Addiction is not just a temporary habit or a hiccup of dependence, it is a chronic brain disorder that develops over an extended period taking an equally elongated course to debilitate. After initial detox, symptoms may persist in post-acute withdrawal.
“Withdrawal can be broken down into several segments,” said Dr. Stuart Gitlow of the American Society of Addiction Medicine. “They’ll have physical withdrawal symptoms, they might find themselves very anxious or they might have a seizure, aches, pains, flu-like symptoms. Once those are gone, they do experience symptoms including anxiety and particularly difficult with sleep. It often takes about a year for those symptoms to go away.”
Found most commonly in alcohol addiction, post-acute withdrawal syndrome (PAWS), or protracted withdrawal, can be caused by a variety of drugs and can result in a variety of symptoms depending on which drug was taken.
“It is unwise to treat these conditions with medication,” Gitlow said, favoring therapy instead.
In addition to alcohol, opioids, benzodiazepines, antidepressants, and psychostimulants can all be the culprit of protracted withdrawals. Cognitive-behavioral symptoms such as anxiety and a lack of problem-solving mental clarity, can accompany physical symptoms like seizures, sweating, and tremors, which manifest in prolonged withdrawal symptoms. Each drug that causes post-acute withdrawal all carry their own risks.
“Cocaine and marijuana can give us symptoms with mood [swings] that may not go away,” Dr. Gitlow said. “Paranoia, impulse control and emotional regulatory issues are all commonly observed and can last for an extended period when the drug suddenly stops being taken.”
The remedy, Gitlow said, is to stick to treatment. “[They need] to meet with their addiction treatment physician just as they would with any chronic illness. If they don’t, that’s when things tend to fall apart. When you push the brain into one direction, it takes a long time for it to go to back to normal. Sometimes it does not.”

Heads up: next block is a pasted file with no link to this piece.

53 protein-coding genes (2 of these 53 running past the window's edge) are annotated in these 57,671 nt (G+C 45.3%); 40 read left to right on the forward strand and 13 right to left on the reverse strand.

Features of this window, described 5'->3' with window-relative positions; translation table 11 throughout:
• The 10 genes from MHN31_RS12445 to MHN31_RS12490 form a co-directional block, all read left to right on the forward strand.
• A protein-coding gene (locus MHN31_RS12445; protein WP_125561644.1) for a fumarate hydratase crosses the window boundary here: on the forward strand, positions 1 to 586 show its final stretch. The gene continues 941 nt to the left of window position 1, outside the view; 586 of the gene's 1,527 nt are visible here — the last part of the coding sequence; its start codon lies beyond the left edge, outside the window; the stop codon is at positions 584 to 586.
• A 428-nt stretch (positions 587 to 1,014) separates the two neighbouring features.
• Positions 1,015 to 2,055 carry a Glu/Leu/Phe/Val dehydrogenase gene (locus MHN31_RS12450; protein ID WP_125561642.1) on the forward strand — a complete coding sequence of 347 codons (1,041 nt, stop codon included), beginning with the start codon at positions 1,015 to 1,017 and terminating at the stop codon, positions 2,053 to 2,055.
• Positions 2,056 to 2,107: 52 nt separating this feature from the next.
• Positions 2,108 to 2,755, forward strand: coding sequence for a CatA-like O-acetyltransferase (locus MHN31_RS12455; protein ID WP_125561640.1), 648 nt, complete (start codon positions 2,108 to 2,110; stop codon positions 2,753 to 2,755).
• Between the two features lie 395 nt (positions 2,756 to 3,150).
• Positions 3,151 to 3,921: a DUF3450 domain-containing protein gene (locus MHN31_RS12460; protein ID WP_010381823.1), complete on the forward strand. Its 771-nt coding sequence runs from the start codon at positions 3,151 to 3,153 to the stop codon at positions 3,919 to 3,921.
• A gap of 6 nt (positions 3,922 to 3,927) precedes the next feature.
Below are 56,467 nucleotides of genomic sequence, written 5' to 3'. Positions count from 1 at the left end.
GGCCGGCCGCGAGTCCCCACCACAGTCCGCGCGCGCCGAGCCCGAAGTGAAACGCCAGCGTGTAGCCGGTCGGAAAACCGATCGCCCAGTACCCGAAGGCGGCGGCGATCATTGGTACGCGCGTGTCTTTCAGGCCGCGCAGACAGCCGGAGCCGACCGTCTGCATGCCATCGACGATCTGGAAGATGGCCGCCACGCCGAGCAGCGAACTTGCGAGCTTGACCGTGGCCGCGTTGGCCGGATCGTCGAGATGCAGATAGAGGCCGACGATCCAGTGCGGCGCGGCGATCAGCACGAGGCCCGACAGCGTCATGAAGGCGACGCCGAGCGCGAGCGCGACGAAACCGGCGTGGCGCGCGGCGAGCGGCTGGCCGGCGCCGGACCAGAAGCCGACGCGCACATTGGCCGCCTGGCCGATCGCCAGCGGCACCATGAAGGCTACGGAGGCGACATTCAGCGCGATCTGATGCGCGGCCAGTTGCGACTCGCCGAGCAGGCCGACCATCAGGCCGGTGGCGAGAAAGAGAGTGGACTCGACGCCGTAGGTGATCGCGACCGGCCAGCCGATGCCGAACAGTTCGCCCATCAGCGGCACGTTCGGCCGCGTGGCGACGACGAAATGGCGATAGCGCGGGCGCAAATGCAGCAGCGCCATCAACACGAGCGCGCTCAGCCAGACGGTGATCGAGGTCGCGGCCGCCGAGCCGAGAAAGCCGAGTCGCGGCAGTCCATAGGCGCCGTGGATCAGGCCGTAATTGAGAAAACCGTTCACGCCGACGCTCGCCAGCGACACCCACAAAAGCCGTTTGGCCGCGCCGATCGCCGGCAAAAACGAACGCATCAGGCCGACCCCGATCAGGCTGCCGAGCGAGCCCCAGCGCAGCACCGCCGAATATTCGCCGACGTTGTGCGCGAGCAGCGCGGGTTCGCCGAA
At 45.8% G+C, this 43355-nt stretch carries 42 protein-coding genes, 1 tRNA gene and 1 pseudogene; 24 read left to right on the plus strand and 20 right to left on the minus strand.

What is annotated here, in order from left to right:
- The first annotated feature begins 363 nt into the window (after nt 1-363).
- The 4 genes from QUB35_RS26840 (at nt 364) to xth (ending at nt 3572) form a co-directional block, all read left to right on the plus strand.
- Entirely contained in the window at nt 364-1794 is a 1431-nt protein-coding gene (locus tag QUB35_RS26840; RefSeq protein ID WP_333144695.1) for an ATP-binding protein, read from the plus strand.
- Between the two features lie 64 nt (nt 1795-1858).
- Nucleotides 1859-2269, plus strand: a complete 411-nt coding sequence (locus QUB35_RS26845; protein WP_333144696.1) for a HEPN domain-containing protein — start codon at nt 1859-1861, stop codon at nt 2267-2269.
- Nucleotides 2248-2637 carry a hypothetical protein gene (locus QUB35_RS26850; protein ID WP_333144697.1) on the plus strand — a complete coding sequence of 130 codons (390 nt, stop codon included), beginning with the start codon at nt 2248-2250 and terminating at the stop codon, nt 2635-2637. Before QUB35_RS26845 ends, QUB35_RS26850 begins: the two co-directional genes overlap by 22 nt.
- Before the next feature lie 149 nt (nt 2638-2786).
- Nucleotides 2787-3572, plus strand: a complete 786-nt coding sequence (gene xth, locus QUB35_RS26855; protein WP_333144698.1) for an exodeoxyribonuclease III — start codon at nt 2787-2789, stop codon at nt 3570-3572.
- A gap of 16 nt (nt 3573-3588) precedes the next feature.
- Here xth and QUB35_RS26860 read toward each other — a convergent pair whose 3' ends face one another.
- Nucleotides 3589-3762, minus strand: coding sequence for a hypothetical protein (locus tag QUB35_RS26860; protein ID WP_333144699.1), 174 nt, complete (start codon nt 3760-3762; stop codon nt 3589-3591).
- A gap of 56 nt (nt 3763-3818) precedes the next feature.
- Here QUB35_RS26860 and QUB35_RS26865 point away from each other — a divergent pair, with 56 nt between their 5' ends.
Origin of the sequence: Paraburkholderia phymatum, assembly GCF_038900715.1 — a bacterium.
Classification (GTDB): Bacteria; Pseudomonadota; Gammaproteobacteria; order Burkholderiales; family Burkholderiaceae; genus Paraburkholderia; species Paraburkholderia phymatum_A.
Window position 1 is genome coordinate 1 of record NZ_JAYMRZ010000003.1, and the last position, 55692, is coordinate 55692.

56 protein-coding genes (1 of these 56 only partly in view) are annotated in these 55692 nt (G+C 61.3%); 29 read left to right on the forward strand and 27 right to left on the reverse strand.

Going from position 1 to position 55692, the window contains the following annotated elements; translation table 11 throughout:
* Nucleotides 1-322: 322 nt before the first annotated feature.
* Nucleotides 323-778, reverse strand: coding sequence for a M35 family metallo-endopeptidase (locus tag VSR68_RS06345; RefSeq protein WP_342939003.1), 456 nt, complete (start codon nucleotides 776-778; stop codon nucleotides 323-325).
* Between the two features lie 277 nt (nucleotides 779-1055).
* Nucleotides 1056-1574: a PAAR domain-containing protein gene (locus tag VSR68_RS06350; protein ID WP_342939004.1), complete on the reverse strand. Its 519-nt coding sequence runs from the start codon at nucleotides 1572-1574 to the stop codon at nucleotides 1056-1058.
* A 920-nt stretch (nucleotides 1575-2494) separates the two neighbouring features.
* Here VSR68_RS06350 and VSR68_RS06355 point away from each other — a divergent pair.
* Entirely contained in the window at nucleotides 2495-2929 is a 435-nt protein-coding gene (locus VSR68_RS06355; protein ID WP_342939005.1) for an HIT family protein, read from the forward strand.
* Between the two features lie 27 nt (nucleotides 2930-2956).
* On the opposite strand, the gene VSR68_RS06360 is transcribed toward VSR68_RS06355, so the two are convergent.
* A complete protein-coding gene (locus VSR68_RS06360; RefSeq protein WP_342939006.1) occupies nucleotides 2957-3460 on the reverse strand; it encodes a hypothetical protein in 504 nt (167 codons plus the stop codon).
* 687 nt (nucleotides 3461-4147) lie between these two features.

Alcohol provokes mood swings, sleep disturbances and a lack of sexual interest. Similar symptoms occur in benzodiazepines, resembling those of schizophrenia, depression and panic disorders. The brain adapts to both drugs by entering a hyper-excitable state, inducing the symptoms involving an overactive nervous system.
“If you use a considerable amount of alcohol and stop,” Gitlow said, “it will take a while for mood and sleep to go back to normal. That process is very uncomfortable for people, the symptoms from alcohol are the most uncomfortable and long-lasting.”
Other adaptive changes in the brain are caused by antidepressants. The medications block nerve cells in order to increase levels of neurotransmitters such as serotonin, which induce pleasure. Since the drugs make a long-term shift in the brain, symptoms are usually reported when they stop taking the pills.
Opioids overstimulate the opioid receptors in the brain, and it hustles to adapt by making more receptors available, resulting in the increased need to achieve the euphoria of the first high. When the individual stops taking them, fatigue, sleep disturbances, increased pain sensitivity and mood disturbances may remain.
Relapse and long-term psychological damage are risks of protracted withdrawal symptoms while the brain scraps to heal itself and restore equilibrium. The prolonged nature of these symptoms increases the risk of a person returning to drug use.
“Substance use disorders are an unrelated condition,” Gitlow said. “You have it whether you’re using the drug or not. What everyone thinks is that we’re treating the individual for the drugs, but it’s just treating them for the physical symptoms. The key is to distinguish between who has the disease and who is taking part socially.”
Shifts in the brain’s chemistry can also cause mental disorders that may come about during or after post-acute withdrawal. As the brain returns to its normal state, the chemistry shifts in order to… (continue reading)